ACLU of Utah bites when necessary | Letters | Salt Lake City | Salt Lake City Weekly

ACLU of Utah bites when necessary 

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Though I led the ACLU of Utah for over four years, I was in fact never contacted (by phone or e-mail) for your recent cover story [“All Bark,” April 22, City Weekly]. While at the ACLU, I made a point of returning every press call and working with every reporter on every issue. After reading your article, I was almost relieved to have my term reduced in half by CW (from four years to two) and to have not been given the opportunity to comment on when/why/what the ACLU chooses to litigate.

The commitment to litigate in the civil-rights and civil-liberties arena in Utah is indeed complicated. I was fortunate to have learned the administrative ropes from Carol Gnade, and felt fine about passing the baton to Karen McCreary, but I was surprised your article did not mention the capable legal director during my tenure, Margaret Plane, whose first filing of a federal lawsuit, I recall, was settled by the government entity within 24 hours.

I mention this anecdote because our work did benefit from the previous incredible work by Stephen Clark. There was a very long period of time (with the exception of the Main Street second lawsuit and the others filed during my era) when any demand letter we wrote or legal advocacy we engaged in was met with a serious response and prompt action, much of which was not necessarily publicized.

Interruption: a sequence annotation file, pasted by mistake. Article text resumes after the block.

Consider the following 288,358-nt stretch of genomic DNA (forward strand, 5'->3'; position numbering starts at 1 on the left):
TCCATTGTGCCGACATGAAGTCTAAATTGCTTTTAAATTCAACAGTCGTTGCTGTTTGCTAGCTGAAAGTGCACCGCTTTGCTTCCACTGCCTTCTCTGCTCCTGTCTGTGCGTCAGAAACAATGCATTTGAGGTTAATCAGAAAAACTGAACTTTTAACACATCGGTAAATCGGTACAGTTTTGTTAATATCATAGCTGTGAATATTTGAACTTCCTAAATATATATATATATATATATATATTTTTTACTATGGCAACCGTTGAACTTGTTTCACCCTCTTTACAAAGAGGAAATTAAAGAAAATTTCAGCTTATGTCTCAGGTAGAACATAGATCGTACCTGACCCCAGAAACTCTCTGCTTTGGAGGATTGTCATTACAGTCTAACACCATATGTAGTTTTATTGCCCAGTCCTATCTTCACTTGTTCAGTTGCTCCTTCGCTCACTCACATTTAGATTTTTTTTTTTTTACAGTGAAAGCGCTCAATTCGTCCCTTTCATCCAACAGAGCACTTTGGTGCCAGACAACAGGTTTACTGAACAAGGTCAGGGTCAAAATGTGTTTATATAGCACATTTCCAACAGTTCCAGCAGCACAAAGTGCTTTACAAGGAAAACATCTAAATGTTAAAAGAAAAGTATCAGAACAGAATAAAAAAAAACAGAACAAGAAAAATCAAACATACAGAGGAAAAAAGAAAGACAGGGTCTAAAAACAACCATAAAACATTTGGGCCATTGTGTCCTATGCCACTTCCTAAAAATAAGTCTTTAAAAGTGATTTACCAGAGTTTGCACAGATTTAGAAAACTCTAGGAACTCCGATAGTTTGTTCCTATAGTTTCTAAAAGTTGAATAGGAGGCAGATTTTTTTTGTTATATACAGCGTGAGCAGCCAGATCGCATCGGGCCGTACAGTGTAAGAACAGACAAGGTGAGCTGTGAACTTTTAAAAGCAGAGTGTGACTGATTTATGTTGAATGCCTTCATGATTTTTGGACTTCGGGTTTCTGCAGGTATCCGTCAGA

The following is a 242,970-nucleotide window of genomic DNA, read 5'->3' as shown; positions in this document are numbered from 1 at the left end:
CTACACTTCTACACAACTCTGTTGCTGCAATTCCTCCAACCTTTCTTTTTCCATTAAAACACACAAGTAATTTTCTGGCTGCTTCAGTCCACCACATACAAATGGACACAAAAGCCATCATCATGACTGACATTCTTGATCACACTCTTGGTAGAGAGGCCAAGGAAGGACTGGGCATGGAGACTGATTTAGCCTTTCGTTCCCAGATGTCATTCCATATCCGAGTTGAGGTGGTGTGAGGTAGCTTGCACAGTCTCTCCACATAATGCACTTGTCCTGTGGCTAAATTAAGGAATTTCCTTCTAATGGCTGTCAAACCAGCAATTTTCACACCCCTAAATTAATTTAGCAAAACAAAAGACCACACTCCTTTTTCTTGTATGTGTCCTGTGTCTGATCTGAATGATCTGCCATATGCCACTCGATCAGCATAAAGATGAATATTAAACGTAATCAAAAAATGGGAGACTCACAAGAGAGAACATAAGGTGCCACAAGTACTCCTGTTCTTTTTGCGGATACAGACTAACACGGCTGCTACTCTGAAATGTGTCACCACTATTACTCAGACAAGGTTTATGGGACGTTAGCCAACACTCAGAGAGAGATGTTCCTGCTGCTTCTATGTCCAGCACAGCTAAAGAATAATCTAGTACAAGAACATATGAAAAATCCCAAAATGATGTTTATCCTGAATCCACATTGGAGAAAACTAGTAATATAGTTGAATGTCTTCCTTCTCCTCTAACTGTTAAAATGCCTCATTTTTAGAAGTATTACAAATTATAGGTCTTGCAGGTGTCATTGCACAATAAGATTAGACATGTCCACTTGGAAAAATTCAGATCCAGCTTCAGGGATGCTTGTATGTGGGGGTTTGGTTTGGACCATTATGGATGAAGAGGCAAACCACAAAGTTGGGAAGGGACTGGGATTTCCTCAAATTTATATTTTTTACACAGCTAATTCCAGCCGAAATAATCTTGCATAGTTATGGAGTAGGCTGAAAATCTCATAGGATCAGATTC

Contrary to popular belief, the ACLU is not always interested in mere rabblerousing or publicity, but making sure that the government stays on the constitutional rails and treats its citizens fairly.

Choosing when and why to go public with our issues is one weapon in the arsenal. All ACLU staff spends considerable time learning about complex issues, dealing with the Legislature, engaging in public education (I gave over 150 presentations, the bulk dealing with the post 9/11 erosions of civil liberties) and litigating when necessary. It is always a tough call, but to this day I admire the work of legal directors Marina Lowe, Margaret Plane, Stephen Clark and various staff attorneys and cooperating attorneys who did the heavy lifting.

Dani Eyer
ACLU of Utah executive director
August 2002-November 2006

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